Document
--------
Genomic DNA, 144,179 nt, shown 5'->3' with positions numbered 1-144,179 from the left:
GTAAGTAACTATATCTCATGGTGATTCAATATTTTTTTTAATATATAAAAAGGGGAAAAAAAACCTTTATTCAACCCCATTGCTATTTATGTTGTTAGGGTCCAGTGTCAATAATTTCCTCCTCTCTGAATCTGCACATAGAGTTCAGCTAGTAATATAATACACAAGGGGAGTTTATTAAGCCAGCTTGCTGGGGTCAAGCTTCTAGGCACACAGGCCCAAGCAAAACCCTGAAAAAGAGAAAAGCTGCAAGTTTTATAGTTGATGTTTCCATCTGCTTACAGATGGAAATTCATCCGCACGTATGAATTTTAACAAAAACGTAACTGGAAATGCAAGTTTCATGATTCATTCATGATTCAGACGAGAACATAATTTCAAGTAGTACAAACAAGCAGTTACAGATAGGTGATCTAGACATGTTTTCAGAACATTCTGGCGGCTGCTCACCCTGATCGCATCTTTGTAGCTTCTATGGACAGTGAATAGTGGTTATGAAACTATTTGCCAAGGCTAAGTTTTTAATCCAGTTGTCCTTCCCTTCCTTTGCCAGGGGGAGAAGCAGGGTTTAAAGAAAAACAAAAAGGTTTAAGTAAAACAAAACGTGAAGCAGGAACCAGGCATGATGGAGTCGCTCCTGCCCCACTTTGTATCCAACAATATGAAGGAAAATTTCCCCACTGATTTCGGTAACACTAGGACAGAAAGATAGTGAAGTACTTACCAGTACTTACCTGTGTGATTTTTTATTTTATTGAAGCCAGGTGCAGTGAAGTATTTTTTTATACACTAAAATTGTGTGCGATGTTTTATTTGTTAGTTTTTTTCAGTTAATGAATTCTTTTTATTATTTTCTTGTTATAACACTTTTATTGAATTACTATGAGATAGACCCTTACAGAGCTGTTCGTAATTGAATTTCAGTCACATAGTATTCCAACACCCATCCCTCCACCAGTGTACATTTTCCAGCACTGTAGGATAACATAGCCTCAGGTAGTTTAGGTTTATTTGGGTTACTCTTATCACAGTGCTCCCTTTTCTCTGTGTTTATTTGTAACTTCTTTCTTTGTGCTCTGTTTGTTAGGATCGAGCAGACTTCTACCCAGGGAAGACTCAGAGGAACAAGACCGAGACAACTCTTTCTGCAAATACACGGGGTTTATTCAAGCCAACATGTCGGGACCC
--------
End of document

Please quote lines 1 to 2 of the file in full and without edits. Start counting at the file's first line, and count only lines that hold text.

Genomic DNA, 144,179 nt, shown 5'->3' with positions numbered 1-144,179 from the left:
GTAAGTAACTATATCTCATGGTGATTCAATATTTTTTTTAATATATAAAAAGGGGAAAAAAAACCTTTATTCAACCCCATTGCTATTTATGTTGTTAGGGTCCAGTGTCAATAATTTCCTCCTCTCTGAATCTGCACATAGAGTTCAGCTAGTAATATAATACACAAGGGGAGTTTATTAAGCCAGCTTGCTGGGGTCAAGCTTCTAGGCACACAGGCCCAAGCAAAACCCTGAAAAAGAGAAAAGCTGCAAGTTTTATAGTTGATGTTTCCATCTGCTTACAGATGGAAATTCATCCGCACGTATGAATTTTAACAAAAACGTAACTGGAAATGCAAGTTTCATGATTCATTCATGATTCAGACGAGAACATAATTTCAAGTAGTACAAACAAGCAGTTACAGATAGGTGATCTAGACATGTTTTCAGAACATTCTGGCGGCTGCTCACCCTGATCGCATCTTTGTAGCTTCTATGGACAGTGAATAGTGGTTATGAAACTATTTGCCAAGGCTAAGTTTTTAATCCAGTTGTCCTTCCCTTCCTTTGCCAGGGGGAGAAGCAGGGTTTAAAGAAAAACAAAAAGGTTTAAGTAAAACAAAACGTGAAGCAGGAACCAGGCATGATGGAGTCGCTCCTGCCCCACTTTGTATCCAACAATATGAAGGAAAATTTCCCCACTGATTTCGGTAACACTAGGACAGAAAGATAGTGAAGTACTTACCAGTACTTACCTGTGTGATTTTTTATTTTATTGAAGCCAGGTGCAGTGAAGTATTTTTTTATACACTAAAATTGTGTGCGATGTTTTATTTGTTAGTTTTTTTCAGTTAATGAATTCTTTTTATTATTTTCTTGTTATAACACTTTTATTGAATTACTATGAGATAGACCCTTACAGAGCTGTTCGTAATTGAATTTCAGTCACATAGTATTCCAACACCCATCCCTCCACCAGTGTACATTTTCCAGCACTGTAGGATAACATAGCCTCAGGTAGTTTAGGTTTATTTGGGTTACTCTTATCACAGTGCTCCCTTTTCTCTGTGTTTATTTGTAACTTCTTTCTTTGTGCTCTGTTTGTTAGGATCGAGCAGACTTCTACCCAGGGAAGACTCAGAGGAACAAGACCGAGACAACTCTTTCTGCAAATACACGGGGTTTATTCAAGCCAACATGTCGGGACCC